“I have trust issues. I don’t trust people, even very close family. I always think people are out to get me and that everyone hates me. Also, if I feel loved or happy a warning goes off in my head telling me I shouldn’t be fooled: no one REALLY loves me, and if I believe that they do, I will end up getting hurt. I don’t know why I feel this way! Nothing ever happened to me to justify this intense fear of rejection.

I understand that part of my believing no one loves me is because I don’t really feel worthy of love because I don’t love myself. Feeling like there is no safe place, no person that can be trusted, is an awful awful feeling. I always feel in danger, I don’t believe the people around me. I feel like people are trying to be nice but they are really lying to me. Please help me feel better.

Nothing ever happened to me to justify this intense fear of rejection.

The therapist answered:

 I know you believe that, but I’m certain that something must have caused this “awful feeling” in you. My guess is that your parents didn’t give you a consistent, constant feeling of “YOU ARE IMPORTANT. YOU ARE LOVED. WE LOVE YOU JUST THE WAY YOU ARE, ALWAYS.”

When parents give children those messages, loud and clear, kids don’t feel the way you’ve described your feelings in your question.

I know most of you are parents, so you understand my crankiness. The therapist was a parent-basher; she looked like a kid herself. Moreover, her advice probably widened the gap between the girl and her parents.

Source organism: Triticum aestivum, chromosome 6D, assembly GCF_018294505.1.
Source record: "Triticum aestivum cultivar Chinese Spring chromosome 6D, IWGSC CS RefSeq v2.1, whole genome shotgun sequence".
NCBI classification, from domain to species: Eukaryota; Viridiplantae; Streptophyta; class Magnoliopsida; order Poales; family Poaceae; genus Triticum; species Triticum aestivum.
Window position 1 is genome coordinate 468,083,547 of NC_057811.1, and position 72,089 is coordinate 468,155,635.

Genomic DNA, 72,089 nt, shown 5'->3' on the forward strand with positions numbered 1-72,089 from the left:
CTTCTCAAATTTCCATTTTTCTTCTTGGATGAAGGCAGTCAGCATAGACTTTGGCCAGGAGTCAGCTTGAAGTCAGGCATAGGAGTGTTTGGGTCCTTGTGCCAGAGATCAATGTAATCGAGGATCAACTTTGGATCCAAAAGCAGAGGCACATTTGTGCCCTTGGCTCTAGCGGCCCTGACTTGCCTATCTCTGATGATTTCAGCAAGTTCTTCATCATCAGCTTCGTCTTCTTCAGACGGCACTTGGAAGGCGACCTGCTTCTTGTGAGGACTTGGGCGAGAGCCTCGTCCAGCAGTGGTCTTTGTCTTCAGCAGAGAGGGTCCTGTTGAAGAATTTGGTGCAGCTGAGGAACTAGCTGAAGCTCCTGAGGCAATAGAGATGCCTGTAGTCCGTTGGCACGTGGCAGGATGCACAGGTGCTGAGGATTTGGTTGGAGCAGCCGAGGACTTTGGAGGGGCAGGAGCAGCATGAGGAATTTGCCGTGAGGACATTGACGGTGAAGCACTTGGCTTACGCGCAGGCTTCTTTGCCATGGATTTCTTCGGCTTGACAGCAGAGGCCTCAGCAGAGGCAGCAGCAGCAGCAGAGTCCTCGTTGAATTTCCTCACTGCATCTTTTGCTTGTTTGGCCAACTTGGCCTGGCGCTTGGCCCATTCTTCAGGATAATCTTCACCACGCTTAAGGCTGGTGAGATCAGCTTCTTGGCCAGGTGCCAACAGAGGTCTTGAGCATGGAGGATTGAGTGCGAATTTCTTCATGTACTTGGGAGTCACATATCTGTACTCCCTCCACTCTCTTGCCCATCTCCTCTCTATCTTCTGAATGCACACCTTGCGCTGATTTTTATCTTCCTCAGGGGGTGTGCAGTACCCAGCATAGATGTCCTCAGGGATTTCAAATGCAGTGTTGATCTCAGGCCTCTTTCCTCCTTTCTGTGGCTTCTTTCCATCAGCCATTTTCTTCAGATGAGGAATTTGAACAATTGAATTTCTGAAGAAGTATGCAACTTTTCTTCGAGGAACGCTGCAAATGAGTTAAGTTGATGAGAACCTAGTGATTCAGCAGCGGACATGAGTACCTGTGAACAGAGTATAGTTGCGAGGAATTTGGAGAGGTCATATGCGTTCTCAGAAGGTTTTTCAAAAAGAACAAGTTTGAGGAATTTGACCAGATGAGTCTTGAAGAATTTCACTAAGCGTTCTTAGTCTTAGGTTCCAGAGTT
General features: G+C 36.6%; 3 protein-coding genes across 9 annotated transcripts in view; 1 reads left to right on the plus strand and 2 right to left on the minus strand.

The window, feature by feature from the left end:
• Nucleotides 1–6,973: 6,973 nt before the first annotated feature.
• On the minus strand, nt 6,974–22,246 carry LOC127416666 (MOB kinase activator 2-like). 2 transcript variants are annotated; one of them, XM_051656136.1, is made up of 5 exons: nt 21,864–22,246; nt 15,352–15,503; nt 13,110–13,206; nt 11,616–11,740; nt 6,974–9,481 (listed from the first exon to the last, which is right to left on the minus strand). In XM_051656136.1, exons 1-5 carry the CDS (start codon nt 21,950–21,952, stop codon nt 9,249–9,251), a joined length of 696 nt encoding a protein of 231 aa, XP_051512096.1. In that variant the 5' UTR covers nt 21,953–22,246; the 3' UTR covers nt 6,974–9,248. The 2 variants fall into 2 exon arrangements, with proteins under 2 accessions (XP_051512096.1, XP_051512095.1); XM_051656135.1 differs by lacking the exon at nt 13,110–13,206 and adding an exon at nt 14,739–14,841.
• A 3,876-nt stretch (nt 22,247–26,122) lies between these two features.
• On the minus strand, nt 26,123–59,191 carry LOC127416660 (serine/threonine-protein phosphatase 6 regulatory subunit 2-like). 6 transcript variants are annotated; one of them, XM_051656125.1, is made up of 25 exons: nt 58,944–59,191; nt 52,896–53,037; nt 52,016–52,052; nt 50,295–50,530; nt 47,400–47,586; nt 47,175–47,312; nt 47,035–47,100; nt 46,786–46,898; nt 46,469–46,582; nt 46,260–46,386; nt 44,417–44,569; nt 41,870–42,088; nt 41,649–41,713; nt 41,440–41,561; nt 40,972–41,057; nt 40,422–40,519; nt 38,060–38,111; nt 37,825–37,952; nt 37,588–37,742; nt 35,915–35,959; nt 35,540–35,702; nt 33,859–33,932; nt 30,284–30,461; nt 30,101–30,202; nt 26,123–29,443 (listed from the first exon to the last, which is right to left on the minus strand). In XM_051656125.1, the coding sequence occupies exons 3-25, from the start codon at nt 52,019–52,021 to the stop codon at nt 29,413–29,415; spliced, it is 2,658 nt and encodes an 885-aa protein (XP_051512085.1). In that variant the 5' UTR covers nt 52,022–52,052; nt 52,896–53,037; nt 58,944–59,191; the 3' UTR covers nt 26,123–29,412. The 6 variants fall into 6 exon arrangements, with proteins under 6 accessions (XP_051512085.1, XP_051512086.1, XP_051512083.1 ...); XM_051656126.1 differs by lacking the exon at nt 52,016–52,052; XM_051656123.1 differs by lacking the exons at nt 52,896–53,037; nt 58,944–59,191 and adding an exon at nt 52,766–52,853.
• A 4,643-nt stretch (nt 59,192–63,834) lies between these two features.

I commented crankily, but probably should have added a small “Thank you” for giving me something to rant about here.


My comment complained about parent bashing and then offered the following ideas:

Tip one:  A reality check.  Betrayal and broken trust are part of every relationship no matter how loving.  Think of the toddler in the midst of separation anxiety? Parent leaves. Trust broken. Life goes on.  Think of the beloved grandparent who dies.  Trust broken. Life goes on.

Tip two: We betray each other because we need conflict. Knowing that can keep expectations more realistic.  Keeping expectations realistic reduces the pain that comes from every day betrayals. Moreover, it aids dealing effectively when trust gets broken big time.

Tip three: Rating scales are important in maintaining perspective on many things and broken trust is one of those things.  Even a simple three point scale can help.  Small betrayal, medium betrayal, big time betrayal. It builds perspective.

Tip four:   Strong self-soothing skills help deal with life’s hurtful moments. Think about getting my eBook Self-soothing, creating calm in your life.  It costs less than a Banana Split and does more good.

Tip five:  Strong self-defense skills improve confidence. As always I suggest children profit from taking Peace Aikido training.


Broken trust is part of life and  we all need to know that. But distrust can be carried too far.  Being hopeful and emotionally strong enough to withstand hurts and betrayals is the best mix.



The first:  Although built upon evidenced based practices, there is no guarantee my advice is the right advice for you and your family. Experiment, try my tips; if they are not useful to you try another parent adviser. You are the expert on you and your child; the rest of us experts on many different things.

The second: I have dysgraphia, a learning disability that peppers my writing with mis-spelling and punctuation errors. All my books are professionally edited. Not so my blog posts. Although I use all the grammar and spelling checks, mistakes slip by. If they bother you, seek another source of support for life’s less savory moments.   Life is too short to let problems you can avoid annoy or stress you.